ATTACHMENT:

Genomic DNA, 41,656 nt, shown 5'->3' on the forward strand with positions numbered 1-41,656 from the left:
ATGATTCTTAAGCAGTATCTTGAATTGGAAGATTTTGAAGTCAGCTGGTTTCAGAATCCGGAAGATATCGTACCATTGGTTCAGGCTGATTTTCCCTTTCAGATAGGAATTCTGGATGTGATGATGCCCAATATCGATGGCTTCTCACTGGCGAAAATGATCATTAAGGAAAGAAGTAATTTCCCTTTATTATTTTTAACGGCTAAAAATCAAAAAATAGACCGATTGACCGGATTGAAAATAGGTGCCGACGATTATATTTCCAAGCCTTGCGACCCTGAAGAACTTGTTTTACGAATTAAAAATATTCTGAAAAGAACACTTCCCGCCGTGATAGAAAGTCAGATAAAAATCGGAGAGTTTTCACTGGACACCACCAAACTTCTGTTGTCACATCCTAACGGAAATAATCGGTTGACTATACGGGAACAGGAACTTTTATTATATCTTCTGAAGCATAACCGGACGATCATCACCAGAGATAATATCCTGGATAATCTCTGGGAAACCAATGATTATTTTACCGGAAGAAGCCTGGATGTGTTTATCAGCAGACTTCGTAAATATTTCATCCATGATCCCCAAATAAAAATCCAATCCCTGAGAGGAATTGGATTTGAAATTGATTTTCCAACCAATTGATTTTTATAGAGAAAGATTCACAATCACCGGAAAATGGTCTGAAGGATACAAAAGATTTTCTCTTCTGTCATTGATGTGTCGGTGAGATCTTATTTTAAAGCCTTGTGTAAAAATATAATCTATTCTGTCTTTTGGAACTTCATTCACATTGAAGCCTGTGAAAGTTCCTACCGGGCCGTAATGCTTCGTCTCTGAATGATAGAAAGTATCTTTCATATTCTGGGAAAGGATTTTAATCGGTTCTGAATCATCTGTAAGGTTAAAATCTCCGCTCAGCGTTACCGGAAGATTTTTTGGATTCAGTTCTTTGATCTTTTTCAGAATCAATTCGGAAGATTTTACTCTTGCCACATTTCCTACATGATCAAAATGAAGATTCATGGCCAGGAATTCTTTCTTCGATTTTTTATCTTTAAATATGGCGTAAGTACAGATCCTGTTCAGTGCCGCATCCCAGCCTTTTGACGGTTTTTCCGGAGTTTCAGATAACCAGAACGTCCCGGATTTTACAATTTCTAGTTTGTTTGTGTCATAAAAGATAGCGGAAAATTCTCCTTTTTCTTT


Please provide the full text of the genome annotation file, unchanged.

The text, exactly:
Genomic DNA, 41,656 nt, shown 5'->3' on the forward strand with positions numbered 1-41,656 from the left:
ATGATTCTTAAGCAGTATCTTGAATTGGAAGATTTTGAAGTCAGCTGGTTTCAGAATCCGGAAGATATCGTACCATTGGTTCAGGCTGATTTTCCCTTTCAGATAGGAATTCTGGATGTGATGATGCCCAATATCGATGGCTTCTCACTGGCGAAAATGATCATTAAGGAAAGAAGTAATTTCCCTTTATTATTTTTAACGGCTAAAAATCAAAAAATAGACCGATTGACCGGATTGAAAATAGGTGCCGACGATTATATTTCCAAGCCTTGCGACCCTGAAGAACTTGTTTTACGAATTAAAAATATTCTGAAAAGAACACTTCCCGCCGTGATAGAAAGTCAGATAAAAATCGGAGAGTTTTCACTGGACACCACCAAACTTCTGTTGTCACATCCTAACGGAAATAATCGGTTGACTATACGGGAACAGGAACTTTTATTATATCTTCTGAAGCATAACCGGACGATCATCACCAGAGATAATATCCTGGATAATCTCTGGGAAACCAATGATTATTTTACCGGAAGAAGCCTGGATGTGTTTATCAGCAGACTTCGTAAATATTTCATCCATGATCCCCAAATAAAAATCCAATCCCTGAGAGGAATTGGATTTGAAATTGATTTTCCAACCAATTGATTTTTATAGAGAAAGATTCACAATCACCGGAAAATGGTCTGAAGGATACAAAAGATTTTCTCTTCTGTCATTGATGTGTCGGTGAGATCTTATTTTAAAGCCTTGTGTAAAAATATAATCTATTCTGTCTTTTGGAACTTCATTCACATTGAAGCCTGTGAAAGTTCCTACCGGGCCGTAATGCTTCGTCTCTGAATGATAGAAAGTATCTTTCATATTCTGGGAAAGGATTTTAATCGGTTCTGAATCATCTGTAAGGTTAAAATCTCCGCTCAGCGTTACCGGAAGATTTTTTGGATTCAGTTCTTTGATCTTTTTCAGAATCAATTCGGAAGATTTTACTCTTGCCACATTTCCTACATGATCAAAATGAAGATTCATGGCCAGGAATTCTTTCTTCGATTTTTTATCTTTAAATATGGCGTAAGTACAGATCCTGTTCAGTGCCGCATCCCAGCCTTTTGACGGTTTTTCCGGAGTTTCAGATAACCAGAACGTCCCGGATTTTACAATTTCTAGTTTGTTTGTGTCATAAAAGATAGCGGAAAATTCTCCTTTTTCTTT